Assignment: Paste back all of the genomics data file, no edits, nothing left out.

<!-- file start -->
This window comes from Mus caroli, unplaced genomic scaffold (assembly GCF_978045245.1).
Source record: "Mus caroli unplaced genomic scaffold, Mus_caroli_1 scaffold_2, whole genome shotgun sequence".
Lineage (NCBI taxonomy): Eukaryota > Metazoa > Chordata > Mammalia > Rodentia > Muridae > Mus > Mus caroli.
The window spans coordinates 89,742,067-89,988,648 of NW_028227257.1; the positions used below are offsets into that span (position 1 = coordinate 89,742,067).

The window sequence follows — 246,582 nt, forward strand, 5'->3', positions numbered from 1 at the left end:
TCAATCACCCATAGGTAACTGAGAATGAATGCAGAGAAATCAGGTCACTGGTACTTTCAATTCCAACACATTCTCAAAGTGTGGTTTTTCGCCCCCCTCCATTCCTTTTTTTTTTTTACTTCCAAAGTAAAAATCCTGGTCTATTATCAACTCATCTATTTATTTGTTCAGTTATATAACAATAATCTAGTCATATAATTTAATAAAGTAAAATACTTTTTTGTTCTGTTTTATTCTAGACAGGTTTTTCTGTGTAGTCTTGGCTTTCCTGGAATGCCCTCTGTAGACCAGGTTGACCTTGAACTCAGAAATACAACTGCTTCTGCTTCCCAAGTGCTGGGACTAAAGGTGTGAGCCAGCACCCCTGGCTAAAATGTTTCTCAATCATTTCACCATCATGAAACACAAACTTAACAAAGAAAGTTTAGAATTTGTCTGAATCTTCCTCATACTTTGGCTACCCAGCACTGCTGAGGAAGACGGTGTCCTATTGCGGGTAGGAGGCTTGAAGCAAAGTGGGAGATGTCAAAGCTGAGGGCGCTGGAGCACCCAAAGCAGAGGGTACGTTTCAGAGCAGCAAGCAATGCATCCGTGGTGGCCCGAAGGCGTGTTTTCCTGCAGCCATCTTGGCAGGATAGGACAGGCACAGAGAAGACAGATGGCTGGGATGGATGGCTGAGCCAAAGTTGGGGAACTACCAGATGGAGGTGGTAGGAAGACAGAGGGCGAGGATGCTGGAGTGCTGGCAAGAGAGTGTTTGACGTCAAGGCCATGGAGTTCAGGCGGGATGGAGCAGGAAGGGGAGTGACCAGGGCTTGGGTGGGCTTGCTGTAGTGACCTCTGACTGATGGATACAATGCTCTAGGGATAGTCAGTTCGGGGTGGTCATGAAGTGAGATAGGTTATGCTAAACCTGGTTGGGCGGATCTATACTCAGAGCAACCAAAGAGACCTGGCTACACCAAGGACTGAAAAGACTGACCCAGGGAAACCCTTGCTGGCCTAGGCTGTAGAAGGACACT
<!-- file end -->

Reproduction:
This window comes from Mus caroli, unplaced genomic scaffold (assembly GCF_978045245.1).
Source record: "Mus caroli unplaced genomic scaffold, Mus_caroli_1 scaffold_2, whole genome shotgun sequence".
Lineage (NCBI taxonomy): Eukaryota > Metazoa > Chordata > Mammalia > Rodentia > Muridae > Mus > Mus caroli.
The window spans coordinates 89,742,067-89,988,648 of NW_028227257.1; the positions used below are offsets into that span (position 1 = coordinate 89,742,067).

The window sequence follows — 246,582 nt, forward strand, 5'->3', positions numbered from 1 at the left end:
TCAATCACCCATAGGTAACTGAGAATGAATGCAGAGAAATCAGGTCACTGGTACTTTCAATTCCAACACATTCTCAAAGTGTGGTTTTTCGCCCCCCTCCATTCCTTTTTTTTTTTTACTTCCAAAGTAAAAATCCTGGTCTATTATCAACTCATCTATTTATTTGTTCAGTTATATAACAATAATCTAGTCATATAATTTAATAAAGTAAAATACTTTTTTGTTCTGTTTTATTCTAGACAGGTTTTTCTGTGTAGTCTTGGCTTTCCTGGAATGCCCTCTGTAGACCAGGTTGACCTTGAACTCAGAAATACAACTGCTTCTGCTTCCCAAGTGCTGGGACTAAAGGTGTGAGCCAGCACCCCTGGCTAAAATGTTTCTCAATCATTTCACCATCATGAAACACAAACTTAACAAAGAAAGTTTAGAATTTGTCTGAATCTTCCTCATACTTTGGCTACCCAGCACTGCTGAGGAAGACGGTGTCCTATTGCGGGTAGGAGGCTTGAAGCAAAGTGGGAGATGTCAAAGCTGAGGGCGCTGGAGCACCCAAAGCAGAGGGTACGTTTCAGAGCAGCAAGCAATGCATCCGTGGTGGCCCGAAGGCGTGTTTTCCTGCAGCCATCTTGGCAGGATAGGACAGGCACAGAGAAGACAGATGGCTGGGATGGATGGCTGAGCCAAAGTTGGGGAACTACCAGATGGAGGTGGTAGGAAGACAGAGGGCGAGGATGCTGGAGTGCTGGCAAGAGAGTGTTTGACGTCAAGGCCATGGAGTTCAGGCGGGATGGAGCAGGAAGGGGAGTGACCAGGGCTTGGGTGGGCTTGCTGTAGTGACCTCTGACTGATGGATACAATGCTCTAGGGATAGTCAGTTCGGGGTGGTCATGAAGTGAGATAGGTTATGCTAAACCTGGTTGGGCGGATCTATACTCAGAGCAACCAAAGAGACCTGGCTACACCAAGGACTGAAAAGACTGACCCAGGGAAACCCTTGCTGGCCTAGGCTGTAGAAGGACACT